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In software and systems engineering, a use case is a list of actions or event steps typically defining the interactions between a role (known in the Unified Modeling Language as an actor) and a system to achieve a goal. The actor can be a human or other external system. In systems engineering use cases are used at a higher level than within software engineering often representing missions or stakeholder goals. The detailed requirements may then be captured in the Systems Modeling Language (SysML) or as contractual statements.
Use case analysis is an important and valuable requirement analysis technique that has been widely used in modern software engineering since its formal introduction by Ivar Jacobson in 1992. Use case driven development is a key characteristic of many process models and frameworks such as ICONIX, the Unified Process (UP), the IBM Rational Unified Process (RUP), and the Oracle Unified Method (OUM). With its inherent iterative, incremental and evolutionary nature, use case also fits well for agile development.
In 1986, Ivar Jacobson first formulated textual, structural, and visual modeling techniques for specifying use cases. In 1992 his co-authored book Object-Oriented Software Engineering - A Use Case Driven Approach helped to popularize the technique for capturing functional requirements, especially in software development. Originally he had used the terms usage scenarios and usage case -- the latter a direct translation of his Swedish term användningsfall -- but found that neither of these terms sounded natural in English, and eventually he settled on use case.
In 2011, Jacobson published an update to his work, called Use Case 2.0, with the intention of incorporating many of his practical experiences of applying use cases since the original inception of the concept.[need quotation to verify]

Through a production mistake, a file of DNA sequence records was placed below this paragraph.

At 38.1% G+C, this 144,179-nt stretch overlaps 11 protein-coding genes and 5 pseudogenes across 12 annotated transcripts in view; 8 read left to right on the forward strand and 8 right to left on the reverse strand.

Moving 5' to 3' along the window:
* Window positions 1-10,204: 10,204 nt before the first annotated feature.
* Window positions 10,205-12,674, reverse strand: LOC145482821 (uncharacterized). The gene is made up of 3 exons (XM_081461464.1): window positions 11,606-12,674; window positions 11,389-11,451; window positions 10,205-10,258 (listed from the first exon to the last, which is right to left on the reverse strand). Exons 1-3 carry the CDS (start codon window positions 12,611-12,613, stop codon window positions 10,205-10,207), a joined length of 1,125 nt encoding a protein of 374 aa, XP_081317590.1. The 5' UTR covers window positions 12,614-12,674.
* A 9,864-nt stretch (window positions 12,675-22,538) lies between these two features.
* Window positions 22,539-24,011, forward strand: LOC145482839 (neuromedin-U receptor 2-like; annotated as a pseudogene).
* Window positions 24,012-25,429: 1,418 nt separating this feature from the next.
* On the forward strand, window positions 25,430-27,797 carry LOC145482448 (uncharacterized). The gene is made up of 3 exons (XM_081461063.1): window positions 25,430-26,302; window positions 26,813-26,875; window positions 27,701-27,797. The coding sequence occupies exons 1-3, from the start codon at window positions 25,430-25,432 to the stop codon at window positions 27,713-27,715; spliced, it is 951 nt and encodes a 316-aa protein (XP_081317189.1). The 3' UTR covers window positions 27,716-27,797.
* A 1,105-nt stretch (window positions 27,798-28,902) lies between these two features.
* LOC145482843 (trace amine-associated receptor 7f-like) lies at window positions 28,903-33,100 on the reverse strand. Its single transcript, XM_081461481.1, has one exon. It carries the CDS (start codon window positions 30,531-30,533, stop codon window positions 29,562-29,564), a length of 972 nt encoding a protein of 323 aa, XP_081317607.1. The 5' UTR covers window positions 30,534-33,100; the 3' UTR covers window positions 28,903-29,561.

There are many ways to write a use case in text, from use case brief, casual, outline, to fully dressed etc., and with varied templates. Writing use cases in templates devised by various vendors or experts is a common industry practice to get high-quality functional system requirements.
The template defined by Alistair Cockburn in his popular book Writing Effective Use Cases has been one of the most widely used writing styles of use cases.
Cockburn suggests annotating each use case with a symbol to show the "Design Scope", which may be black-box (internal detail is hidden) or white-box (internal detail is shown). Five symbols are available:
|Organization (black-box)||Filled House|
|Organization (white-box)||Unfilled House|
|System (black-box)||Filled Box|
|System (white-box)||Unfilled Box|
|Component||Screw or Bolt|
Other authors sometimes call use cases at Organization level "Business use cases".
|Very High Summary||Cloud||++|
|User Goal||Waves at Sea||!|
|Too Low||Seabed Clam-Shell||--|
Sometimes in text writing, a use-case name followed by an alternative text symbol (!, +, -, etc.) is a more concise and convenient way to denote levels, e.g. place an order!, login-.
Cockburn describes a more detailed structure for a use case, but permits it to be simplified when less detail is needed. His fully dressed use case template lists the following fields:
In addition, Cockburn suggests using two devices to indicate the nature of each use case: icons for design scope and goal level.
Cockburn's approach has influenced other authors; for example, Alexander and Beus-Dukic generalize Cockburn's "Fully dressed use case" template from software to systems of all kinds, with the following fields differing from Cockburn:
Cockburn recognizes that projects may not always need detailed "fully dressed" use cases. He describes a Casual use case with the fields:
The Fowler style can also be viewed as a simplified variant of the Cockburn template.
A use case defines the interactions between external actors and the system under consideration to accomplish a goal. Actors must be able to make decisions, but need not be human: "An actor might be a person, a company or organization, a computer program, or a computer system--hardware, software, or both." Actors are always stakeholders, but not all stakeholders are actors, since they "never interact directly with the system, even though they have the right to care how the system behaves." For example, "the owners of the system, the company's board of directors, and regulatory bodies such as the Internal Revenue Service and the Department of Insurance" could all be stakeholders but are unlikely to be actors.